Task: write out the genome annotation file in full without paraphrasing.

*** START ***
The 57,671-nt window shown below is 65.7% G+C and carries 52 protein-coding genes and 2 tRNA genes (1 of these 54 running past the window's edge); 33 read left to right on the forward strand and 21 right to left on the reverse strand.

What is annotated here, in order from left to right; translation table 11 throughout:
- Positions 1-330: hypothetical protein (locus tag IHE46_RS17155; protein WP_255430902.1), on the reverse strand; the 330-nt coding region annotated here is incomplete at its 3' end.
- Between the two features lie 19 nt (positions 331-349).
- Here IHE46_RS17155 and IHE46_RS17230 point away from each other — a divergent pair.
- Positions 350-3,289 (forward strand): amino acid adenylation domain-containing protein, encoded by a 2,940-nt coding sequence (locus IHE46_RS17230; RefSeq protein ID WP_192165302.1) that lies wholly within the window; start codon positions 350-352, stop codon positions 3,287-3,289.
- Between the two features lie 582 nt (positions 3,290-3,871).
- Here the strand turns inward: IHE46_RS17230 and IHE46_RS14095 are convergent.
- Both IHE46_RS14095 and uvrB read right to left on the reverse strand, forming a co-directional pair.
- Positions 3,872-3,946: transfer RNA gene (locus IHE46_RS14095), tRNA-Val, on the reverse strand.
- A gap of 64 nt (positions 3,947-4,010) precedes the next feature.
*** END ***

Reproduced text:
The 57,671-nt window shown below is 65.7% G+C and carries 52 protein-coding genes and 2 tRNA genes (1 of these 54 running past the window's edge); 33 read left to right on the forward strand and 21 right to left on the reverse strand.

What is annotated here, in order from left to right; translation table 11 throughout:
- Positions 1-330: hypothetical protein (locus tag IHE46_RS17155; protein WP_255430902.1), on the reverse strand; the 330-nt coding region annotated here is incomplete at its 3' end.
- Between the two features lie 19 nt (positions 331-349).
- Here IHE46_RS17155 and IHE46_RS17230 point away from each other — a divergent pair.
- Positions 350-3,289 (forward strand): amino acid adenylation domain-containing protein, encoded by a 2,940-nt coding sequence (locus IHE46_RS17230; RefSeq protein ID WP_192165302.1) that lies wholly within the window; start codon positions 350-352, stop codon positions 3,287-3,289.
- Between the two features lie 582 nt (positions 3,290-3,871).
- Here the strand turns inward: IHE46_RS17230 and IHE46_RS14095 are convergent.
- Both IHE46_RS14095 and uvrB read right to left on the reverse strand, forming a co-directional pair.
- Positions 3,872-3,946: transfer RNA gene (locus IHE46_RS14095), tRNA-Val, on the reverse strand.
- A gap of 64 nt (positions 3,947-4,010) precedes the next feature.